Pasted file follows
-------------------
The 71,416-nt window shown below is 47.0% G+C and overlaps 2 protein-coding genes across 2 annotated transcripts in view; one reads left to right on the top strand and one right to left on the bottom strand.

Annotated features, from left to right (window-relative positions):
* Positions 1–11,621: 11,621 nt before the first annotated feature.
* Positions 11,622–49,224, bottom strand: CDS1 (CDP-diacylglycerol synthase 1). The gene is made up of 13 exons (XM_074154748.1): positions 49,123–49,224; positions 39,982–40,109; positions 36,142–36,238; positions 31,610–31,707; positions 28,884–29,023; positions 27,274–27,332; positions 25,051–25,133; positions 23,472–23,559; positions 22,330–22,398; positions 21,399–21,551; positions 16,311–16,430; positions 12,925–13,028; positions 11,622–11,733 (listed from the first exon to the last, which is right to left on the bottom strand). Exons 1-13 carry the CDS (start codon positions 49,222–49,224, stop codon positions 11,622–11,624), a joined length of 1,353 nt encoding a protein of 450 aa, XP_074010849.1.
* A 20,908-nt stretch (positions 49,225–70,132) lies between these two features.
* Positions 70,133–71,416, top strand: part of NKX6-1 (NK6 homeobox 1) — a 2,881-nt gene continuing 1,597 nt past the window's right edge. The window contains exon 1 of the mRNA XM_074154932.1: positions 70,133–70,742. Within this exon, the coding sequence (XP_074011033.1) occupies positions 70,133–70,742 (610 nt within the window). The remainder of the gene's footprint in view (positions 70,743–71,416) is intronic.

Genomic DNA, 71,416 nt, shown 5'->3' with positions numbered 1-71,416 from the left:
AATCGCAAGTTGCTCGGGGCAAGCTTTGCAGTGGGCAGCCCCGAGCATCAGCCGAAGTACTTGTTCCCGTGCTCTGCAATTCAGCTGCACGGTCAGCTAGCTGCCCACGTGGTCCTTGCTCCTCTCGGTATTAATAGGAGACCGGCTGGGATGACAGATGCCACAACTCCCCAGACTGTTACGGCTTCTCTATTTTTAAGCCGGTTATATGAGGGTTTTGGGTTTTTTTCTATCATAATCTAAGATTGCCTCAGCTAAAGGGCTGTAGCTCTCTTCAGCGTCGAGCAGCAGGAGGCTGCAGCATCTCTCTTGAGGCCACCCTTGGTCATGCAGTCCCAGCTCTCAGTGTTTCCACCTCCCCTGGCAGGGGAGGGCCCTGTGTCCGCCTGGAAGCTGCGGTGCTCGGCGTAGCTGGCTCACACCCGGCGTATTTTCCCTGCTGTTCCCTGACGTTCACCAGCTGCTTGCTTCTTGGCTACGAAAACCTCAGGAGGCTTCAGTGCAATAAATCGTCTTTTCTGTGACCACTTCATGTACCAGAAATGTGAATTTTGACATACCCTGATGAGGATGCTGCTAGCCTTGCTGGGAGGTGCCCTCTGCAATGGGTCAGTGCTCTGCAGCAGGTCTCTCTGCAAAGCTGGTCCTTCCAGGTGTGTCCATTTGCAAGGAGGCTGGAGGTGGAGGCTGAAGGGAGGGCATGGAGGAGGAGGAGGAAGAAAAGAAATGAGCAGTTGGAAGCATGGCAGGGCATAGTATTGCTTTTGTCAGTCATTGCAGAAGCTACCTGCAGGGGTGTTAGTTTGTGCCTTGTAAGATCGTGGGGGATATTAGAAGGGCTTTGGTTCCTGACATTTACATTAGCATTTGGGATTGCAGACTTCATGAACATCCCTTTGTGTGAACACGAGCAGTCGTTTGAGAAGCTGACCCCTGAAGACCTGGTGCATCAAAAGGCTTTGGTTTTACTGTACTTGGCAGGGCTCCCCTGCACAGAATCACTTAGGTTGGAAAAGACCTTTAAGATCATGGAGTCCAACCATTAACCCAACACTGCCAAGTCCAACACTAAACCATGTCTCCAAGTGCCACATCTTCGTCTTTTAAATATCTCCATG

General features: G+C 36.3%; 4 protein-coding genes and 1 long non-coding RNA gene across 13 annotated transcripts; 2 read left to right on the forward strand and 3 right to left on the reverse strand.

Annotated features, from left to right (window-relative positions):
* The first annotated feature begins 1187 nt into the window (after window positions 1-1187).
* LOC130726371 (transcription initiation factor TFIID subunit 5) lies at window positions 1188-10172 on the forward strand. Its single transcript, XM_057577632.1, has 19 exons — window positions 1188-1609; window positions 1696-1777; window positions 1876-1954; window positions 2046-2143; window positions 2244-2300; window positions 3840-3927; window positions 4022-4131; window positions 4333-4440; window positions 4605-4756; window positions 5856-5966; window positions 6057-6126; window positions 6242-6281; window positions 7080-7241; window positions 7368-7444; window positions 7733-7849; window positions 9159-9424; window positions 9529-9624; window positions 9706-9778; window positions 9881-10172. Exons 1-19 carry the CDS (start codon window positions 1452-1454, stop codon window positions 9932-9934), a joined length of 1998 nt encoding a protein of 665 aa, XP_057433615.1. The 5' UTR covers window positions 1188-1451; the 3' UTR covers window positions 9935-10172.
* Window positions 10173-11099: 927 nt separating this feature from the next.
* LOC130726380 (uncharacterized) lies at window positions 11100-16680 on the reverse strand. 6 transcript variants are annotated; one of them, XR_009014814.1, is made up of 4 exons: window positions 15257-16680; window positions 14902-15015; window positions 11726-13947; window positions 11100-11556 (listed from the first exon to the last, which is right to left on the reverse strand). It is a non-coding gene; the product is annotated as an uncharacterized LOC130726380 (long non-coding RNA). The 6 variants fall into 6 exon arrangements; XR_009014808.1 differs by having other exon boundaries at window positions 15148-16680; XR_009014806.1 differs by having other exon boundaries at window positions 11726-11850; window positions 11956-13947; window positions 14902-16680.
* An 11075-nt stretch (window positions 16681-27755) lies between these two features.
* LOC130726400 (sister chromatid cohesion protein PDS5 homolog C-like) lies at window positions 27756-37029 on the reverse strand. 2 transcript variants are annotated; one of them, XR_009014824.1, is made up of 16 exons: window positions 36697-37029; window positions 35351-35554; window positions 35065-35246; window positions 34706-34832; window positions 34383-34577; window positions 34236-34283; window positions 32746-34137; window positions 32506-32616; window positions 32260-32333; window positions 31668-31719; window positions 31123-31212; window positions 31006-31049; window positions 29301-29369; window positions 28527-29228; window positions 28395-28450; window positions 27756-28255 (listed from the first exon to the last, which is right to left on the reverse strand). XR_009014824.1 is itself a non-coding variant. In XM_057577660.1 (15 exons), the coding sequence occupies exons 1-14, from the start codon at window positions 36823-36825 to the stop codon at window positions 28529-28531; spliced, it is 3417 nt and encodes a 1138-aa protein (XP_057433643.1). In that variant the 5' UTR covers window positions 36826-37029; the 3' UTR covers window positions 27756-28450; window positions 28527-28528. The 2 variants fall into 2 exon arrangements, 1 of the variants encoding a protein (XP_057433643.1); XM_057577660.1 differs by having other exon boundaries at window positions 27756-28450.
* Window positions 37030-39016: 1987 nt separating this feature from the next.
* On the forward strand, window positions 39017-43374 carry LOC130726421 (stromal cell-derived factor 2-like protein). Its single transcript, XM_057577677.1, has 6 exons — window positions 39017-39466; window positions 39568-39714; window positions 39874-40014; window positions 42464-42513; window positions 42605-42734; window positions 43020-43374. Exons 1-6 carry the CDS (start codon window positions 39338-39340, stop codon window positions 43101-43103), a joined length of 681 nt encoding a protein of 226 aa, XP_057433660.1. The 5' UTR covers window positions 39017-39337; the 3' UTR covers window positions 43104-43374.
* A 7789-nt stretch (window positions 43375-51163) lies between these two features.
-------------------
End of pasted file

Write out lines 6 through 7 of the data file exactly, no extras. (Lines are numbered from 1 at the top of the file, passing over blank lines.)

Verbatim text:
* Positions 70,133–71,416, top strand: part of NKX6-1 (NK6 homeobox 1) — a 2,881-nt gene continuing 1,597 nt past the window's right edge. The window contains exon 1 of the mRNA XM_074154932.1: positions 70,133–70,742. Within this exon, the coding sequence (XP_074011033.1) occupies positions 70,133–70,742 (610 nt within the window). The remainder of the gene's footprint in view (positions 70,743–71,416) is intronic.

Genomic DNA, 71,416 nt, shown 5'->3' with positions numbered 1-71,416 from the left: